Born on April 24, 1890 in Toronto, Slim Evans left school at age 13 to help support the family. He sold newspapers, drove a team of horses and learn the carpentry trade. Evans came west in 1911, working at various jobs on the prairies, before gravitating from Winnipeg to Minneapolis. He was sentenced to three years imprisonment in Kansas City for participating in an IWW free speech, having read aloud the Declaration of Independence at a rally. "All I did was read it. I was too shy and too nervous at that time to make up any speech of my own." He was released in 1912 after he led a jail strike of political prisoners. In 1913 he was present at the Ludlow Massacre and was hospitalized with leg wounds. He fraternized with such labour 'greats' as 'Big Bill' Haywood, Frank Little and Joe Hill. He was working in Kimberley, B.C. as a miner when the IWW (International Workers of the World) was formed. As an IWW organizer, he led the OBU coal miners in their strike at Drumheller, Alberta in 1919-1920 and was sentenced to three years in prison for his efforts, allegedly because he used United Mineworkers funds to fund a wildcat strike without permission. At the time he was sub-district secretary of the United Mine Workers of America. Labour historians allege he was 'framed' by the John L. Lewis union machine. As an organizer for the Communist Party in B.C., he was expelled for fighting the corrupt union leadership of the United Brotherhood of Carpenters and Joiners in Vancouver. In 1932 he organized the National Unemployed Workers Association and won increased rates for relief work. Having helped the coal miners of Princeton strike for higher wages, he was imprisoned for 18 months in Oakalla after police worked in collusion with the Ku Klux Klan to frame him. Authorities took punitive actions against his family in Vancouver, evicting them from the house Evans built at 17 East 42nd Avenue when he unable to pay the mortgage. Unionists protested and demanded his release.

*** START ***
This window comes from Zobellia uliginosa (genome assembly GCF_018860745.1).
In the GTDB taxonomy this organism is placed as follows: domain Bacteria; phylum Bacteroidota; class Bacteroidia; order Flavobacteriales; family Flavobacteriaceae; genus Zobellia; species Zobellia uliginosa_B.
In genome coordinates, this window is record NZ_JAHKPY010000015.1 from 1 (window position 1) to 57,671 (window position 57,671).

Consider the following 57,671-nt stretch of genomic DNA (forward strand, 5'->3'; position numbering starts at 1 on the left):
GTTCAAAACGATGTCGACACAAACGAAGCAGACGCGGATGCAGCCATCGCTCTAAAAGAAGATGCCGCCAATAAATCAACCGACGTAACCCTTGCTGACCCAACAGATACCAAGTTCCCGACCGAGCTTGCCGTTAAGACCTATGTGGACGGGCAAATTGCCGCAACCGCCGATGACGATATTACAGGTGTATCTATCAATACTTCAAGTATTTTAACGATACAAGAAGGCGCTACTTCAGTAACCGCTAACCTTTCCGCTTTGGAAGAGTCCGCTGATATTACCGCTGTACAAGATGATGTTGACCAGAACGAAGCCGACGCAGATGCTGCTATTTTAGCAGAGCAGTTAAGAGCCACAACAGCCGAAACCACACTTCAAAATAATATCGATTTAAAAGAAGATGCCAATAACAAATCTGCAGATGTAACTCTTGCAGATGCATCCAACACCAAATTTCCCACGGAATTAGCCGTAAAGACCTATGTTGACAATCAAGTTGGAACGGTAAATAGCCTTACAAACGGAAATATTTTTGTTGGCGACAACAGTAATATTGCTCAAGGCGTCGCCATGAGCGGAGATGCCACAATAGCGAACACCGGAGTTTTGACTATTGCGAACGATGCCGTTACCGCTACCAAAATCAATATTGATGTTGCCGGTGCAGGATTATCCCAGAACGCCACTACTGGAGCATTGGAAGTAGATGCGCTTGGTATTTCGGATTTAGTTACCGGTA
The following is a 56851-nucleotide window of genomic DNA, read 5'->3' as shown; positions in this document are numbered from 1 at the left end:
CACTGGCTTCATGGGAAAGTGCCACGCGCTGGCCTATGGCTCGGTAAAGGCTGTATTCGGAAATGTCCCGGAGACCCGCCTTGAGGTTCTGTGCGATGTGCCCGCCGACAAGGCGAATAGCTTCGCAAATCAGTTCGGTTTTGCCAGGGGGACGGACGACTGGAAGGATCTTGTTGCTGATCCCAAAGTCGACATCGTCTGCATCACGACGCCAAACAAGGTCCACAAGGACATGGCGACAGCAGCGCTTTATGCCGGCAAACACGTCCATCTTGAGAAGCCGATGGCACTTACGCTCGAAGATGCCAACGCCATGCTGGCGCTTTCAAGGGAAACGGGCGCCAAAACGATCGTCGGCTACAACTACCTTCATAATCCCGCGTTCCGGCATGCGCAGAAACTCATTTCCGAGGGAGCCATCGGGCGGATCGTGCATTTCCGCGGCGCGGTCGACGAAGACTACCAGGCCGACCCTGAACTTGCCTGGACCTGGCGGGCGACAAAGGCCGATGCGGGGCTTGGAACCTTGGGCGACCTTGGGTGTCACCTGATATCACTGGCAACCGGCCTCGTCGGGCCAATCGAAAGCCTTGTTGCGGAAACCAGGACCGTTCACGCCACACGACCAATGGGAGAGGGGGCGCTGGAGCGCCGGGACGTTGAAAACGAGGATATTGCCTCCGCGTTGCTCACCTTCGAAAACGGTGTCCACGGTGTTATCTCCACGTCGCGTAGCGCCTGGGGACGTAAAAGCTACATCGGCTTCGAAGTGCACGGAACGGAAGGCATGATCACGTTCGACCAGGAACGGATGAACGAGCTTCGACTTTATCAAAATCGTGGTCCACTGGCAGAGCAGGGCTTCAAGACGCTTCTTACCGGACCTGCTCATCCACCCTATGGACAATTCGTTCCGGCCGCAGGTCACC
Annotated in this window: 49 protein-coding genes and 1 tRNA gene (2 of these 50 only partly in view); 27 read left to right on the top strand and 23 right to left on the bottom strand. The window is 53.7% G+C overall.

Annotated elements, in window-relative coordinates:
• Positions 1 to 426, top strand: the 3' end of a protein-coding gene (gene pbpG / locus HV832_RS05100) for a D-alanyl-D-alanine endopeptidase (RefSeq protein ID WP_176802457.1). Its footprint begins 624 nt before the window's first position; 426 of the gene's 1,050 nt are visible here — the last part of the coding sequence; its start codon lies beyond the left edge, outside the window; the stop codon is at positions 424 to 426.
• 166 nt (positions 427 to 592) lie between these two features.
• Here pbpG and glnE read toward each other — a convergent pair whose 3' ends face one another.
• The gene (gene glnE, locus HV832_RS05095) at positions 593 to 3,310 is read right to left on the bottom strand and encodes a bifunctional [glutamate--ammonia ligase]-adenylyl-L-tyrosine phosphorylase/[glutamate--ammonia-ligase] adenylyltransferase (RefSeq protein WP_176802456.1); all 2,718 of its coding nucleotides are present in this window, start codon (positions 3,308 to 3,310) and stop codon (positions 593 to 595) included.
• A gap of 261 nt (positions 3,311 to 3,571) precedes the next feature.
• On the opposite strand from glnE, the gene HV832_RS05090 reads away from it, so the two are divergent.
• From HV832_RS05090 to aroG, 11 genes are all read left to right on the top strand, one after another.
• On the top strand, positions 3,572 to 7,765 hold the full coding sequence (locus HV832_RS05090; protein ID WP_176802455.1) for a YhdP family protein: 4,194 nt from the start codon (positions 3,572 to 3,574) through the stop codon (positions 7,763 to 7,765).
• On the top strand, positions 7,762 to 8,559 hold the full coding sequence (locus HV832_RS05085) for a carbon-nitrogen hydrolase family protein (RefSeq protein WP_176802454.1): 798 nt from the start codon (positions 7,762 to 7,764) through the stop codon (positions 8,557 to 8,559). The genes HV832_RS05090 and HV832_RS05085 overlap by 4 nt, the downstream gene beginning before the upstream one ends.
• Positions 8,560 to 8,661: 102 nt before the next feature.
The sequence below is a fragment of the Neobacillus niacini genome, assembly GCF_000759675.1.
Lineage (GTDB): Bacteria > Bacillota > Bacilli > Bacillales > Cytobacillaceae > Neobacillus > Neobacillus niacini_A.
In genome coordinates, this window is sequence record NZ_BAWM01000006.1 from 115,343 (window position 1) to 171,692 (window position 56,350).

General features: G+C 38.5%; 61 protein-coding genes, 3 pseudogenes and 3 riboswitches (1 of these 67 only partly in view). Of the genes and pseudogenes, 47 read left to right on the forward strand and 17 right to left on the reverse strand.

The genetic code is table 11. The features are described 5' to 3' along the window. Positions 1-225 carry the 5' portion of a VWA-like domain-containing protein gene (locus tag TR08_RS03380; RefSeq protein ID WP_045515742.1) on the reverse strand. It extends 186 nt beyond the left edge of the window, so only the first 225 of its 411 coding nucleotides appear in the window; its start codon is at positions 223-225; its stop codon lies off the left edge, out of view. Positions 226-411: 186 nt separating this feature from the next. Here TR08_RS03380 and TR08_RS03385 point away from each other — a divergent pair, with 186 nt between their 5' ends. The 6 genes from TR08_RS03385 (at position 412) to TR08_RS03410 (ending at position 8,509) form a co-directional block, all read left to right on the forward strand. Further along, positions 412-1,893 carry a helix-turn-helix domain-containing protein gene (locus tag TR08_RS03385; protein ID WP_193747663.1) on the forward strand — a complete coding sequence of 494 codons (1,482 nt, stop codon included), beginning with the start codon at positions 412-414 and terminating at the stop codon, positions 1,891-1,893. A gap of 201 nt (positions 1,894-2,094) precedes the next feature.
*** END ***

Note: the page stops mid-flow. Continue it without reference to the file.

To protest the welfare of unemployed single men in Prime Minister R.B. Bennett's 'slave camps' in the early 1930s, Evans conceived the most substantial labour protest in Canada's history, the On To Ottawa Trek. Men frustrated with earning $5 per month for their labour were rallied by the likes of Evans to ride the rails, 40 to 50 men atop a boxcar, towards Ottawa. By the time this delegation to Ottawa reached 2,000-strong, R.B. Bennett ordered them stopped in Regina. RCMP and Regina City Police were instructed to arrest the Trek leaders. Police armed with clubs, tear guns and guns broke up an open air meeting between trekkers and Regina citizens on July 1, 1935. Regina police shot into the crowd but remarkably nobody was killed. Evans was chairman of the delegation that was invited to Ottawa to discuss the situation with R.B. Bennett. When the Prime Minister called him a thief, Evans said on July 22, 1935, "Bennett, you're a liar!" He was charged under Section 98 of the Criminal Code following the 'riot'.